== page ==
5. Step back in past in the historic Cullen Viaduct

Cullen village Scotland

Built in the late 1800s, this eight-arched railway viaduct lies on the Moray Coast Railway which used to connect the North Coast villages of Scotland with the Aberdeen to Elgin line. Just image, how beautiful the train ride would have been along the Moray Firth. After the ‘Beeching cuts’- a major railway network remodelling event in British history, the Moray Coast line ceased its operation in 1968. Today, this Victorian viaduct is a Grade-B listed structure and a very photogenic landmark of the village. 

6. Take a stroll around the Cullen Harbour

Once a major fishing port, today mostly the recreational boats and a few fishing boats are moored in the Cullen harbour. This tidal harbour dries out completely in low tide. So, if you planning to sail here, you will have to contact the harbour master in advance. Cullen Sea school conducts a number of lessons in the harbour. you can learn a lot of water sports activities – even boat building.

7. Taste the famous dish of Cullen, Cullen Skink

Cullen Skink

Cullen is most famous for the birthplace of Cullen skink – a creamy fish soup made of potato, smoked haddock, milk and onions. There are quite a number of local restaurants that serve this delicious dish. Rockpool Café and the Cullen Bay Hotel would be a good place to try this out. Cullen Skink World championship takes place in this village annually. So, if you know some secret twist to this recipe, this is your chance to shine.

8. Hike up to Findlater Castle

Findlater Castle

Located about 3 miles east of Cullen, Findlater Castle is perched on a 50 ft headland that sticks out into the Moray Firth. The original castle was raided by the Vikings (in fact the name of the caste has Norse influence) in the 13th century and they occupied it for some time. The ruins, that remain today, date back to the 14th-century castle that was remodelled by Sri Walter Ogilvy based on Roslyn Castle, a stronghold of the Sinclair family.

It was abandoned by the Ogilvy family when they relocated to a modern residence, Cullen House in the early 17th century. The path near the castle is very narrow and a bit dangerous. So, better to enjoy the view from a bit distance.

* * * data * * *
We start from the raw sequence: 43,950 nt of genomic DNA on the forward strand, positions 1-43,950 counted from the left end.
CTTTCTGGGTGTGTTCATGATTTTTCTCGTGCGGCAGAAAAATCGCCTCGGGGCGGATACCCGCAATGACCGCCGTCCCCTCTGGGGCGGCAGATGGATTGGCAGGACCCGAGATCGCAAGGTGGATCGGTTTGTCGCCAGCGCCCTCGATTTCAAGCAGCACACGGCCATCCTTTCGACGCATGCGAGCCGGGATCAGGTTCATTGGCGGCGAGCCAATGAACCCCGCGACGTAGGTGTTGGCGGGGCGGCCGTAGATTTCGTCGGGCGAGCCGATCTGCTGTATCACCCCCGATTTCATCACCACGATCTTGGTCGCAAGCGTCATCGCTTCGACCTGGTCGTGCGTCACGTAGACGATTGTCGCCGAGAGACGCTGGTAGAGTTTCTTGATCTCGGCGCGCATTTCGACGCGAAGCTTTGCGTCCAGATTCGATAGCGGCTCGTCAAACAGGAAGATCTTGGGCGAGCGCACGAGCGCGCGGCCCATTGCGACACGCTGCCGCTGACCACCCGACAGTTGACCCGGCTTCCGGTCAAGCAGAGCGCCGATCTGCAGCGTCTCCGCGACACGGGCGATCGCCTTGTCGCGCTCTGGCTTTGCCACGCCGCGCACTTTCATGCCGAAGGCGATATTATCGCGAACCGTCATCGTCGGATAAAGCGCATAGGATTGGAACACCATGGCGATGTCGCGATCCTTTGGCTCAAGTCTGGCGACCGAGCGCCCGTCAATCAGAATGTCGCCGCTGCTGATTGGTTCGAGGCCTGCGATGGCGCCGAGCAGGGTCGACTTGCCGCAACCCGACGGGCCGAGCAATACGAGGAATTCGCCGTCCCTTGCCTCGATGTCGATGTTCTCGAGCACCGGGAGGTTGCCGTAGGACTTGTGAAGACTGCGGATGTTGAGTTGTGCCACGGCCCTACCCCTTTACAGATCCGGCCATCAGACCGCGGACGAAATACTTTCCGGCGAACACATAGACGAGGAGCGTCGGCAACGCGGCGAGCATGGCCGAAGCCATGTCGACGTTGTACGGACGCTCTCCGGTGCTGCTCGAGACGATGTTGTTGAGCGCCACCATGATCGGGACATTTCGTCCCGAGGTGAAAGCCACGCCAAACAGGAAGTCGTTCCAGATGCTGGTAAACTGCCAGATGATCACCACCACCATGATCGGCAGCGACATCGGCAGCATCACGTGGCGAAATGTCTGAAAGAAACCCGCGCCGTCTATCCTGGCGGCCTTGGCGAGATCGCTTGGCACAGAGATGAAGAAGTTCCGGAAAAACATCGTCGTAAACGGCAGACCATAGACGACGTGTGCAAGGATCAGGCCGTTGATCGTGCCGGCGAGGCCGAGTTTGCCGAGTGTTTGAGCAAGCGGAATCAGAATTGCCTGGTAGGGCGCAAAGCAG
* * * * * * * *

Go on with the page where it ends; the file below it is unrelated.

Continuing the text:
The coastal walk from Cullen to Findlater Castle is very popular with the walkers. It takes about 3.5 hours to complete the full circuit. The walk is moderately easy but at places, it can be a bit steep. A sturdy walking shoe is definitely recommended.

9. Take a walk along the secluded Sunnyside Beach

Cullen sunnyside beach

On the way to Findlater Castle from Cullen along the coast, you would come across a secluded stretch of sand beneath the cliffs. That’s Sunnyside Beach – a very nice spot to spend some time in peace with a stunning view. The coastal path onto the beach is a bit steep and rough at places. So, a sturdy shoe is definitely recommended.

10. Pay a visit to the Cullen Pet Cemetery

Cullen Pet Cemetery
Cullen pet cemetery

On your way to the Findlater Castle along the coast, you would come across a pet cemetery looked after by a local volunteer. This well-maintained cemetery on the Moray Firth is really a great resting place for pets. Reading through the epitaphs would make you feel emotional if you own a pet.

11. Watch the jumpy dolphins

The entire stretch of Moray Firth is famous for the bottle-nosed dolphins. On our trip there, we couldn’t spot any dolphin though, but people see them very frequently. So, whenever you are near the coast, just keep your eyes peeled out for the pod of dolphins. If you want to take a dolphin cruise, head to the nearby village, Buckie – which lies just 6 miles west of Cullen. From the harbour, take the Scottish Marine Safari on Orlik – a traditional wooden trawler.

12. Pop into the vintage shops and cafes in Cullen centre

streets of Cullen

There are quite a few quirky vintage shops along the Seafield Street in Cullen. Cullen Antique Centre is the largest antique shop in North East Scotland. You will get to see a wide range of collectables and vintage items from jewellery to furniture, clocks to ceramics, old maps to first edition books. Also, The Cullen Collectibles, Bits ‘N’ Bobs, Cullen Architectural Salvage Yard are worth a visit if you are into antique shopping.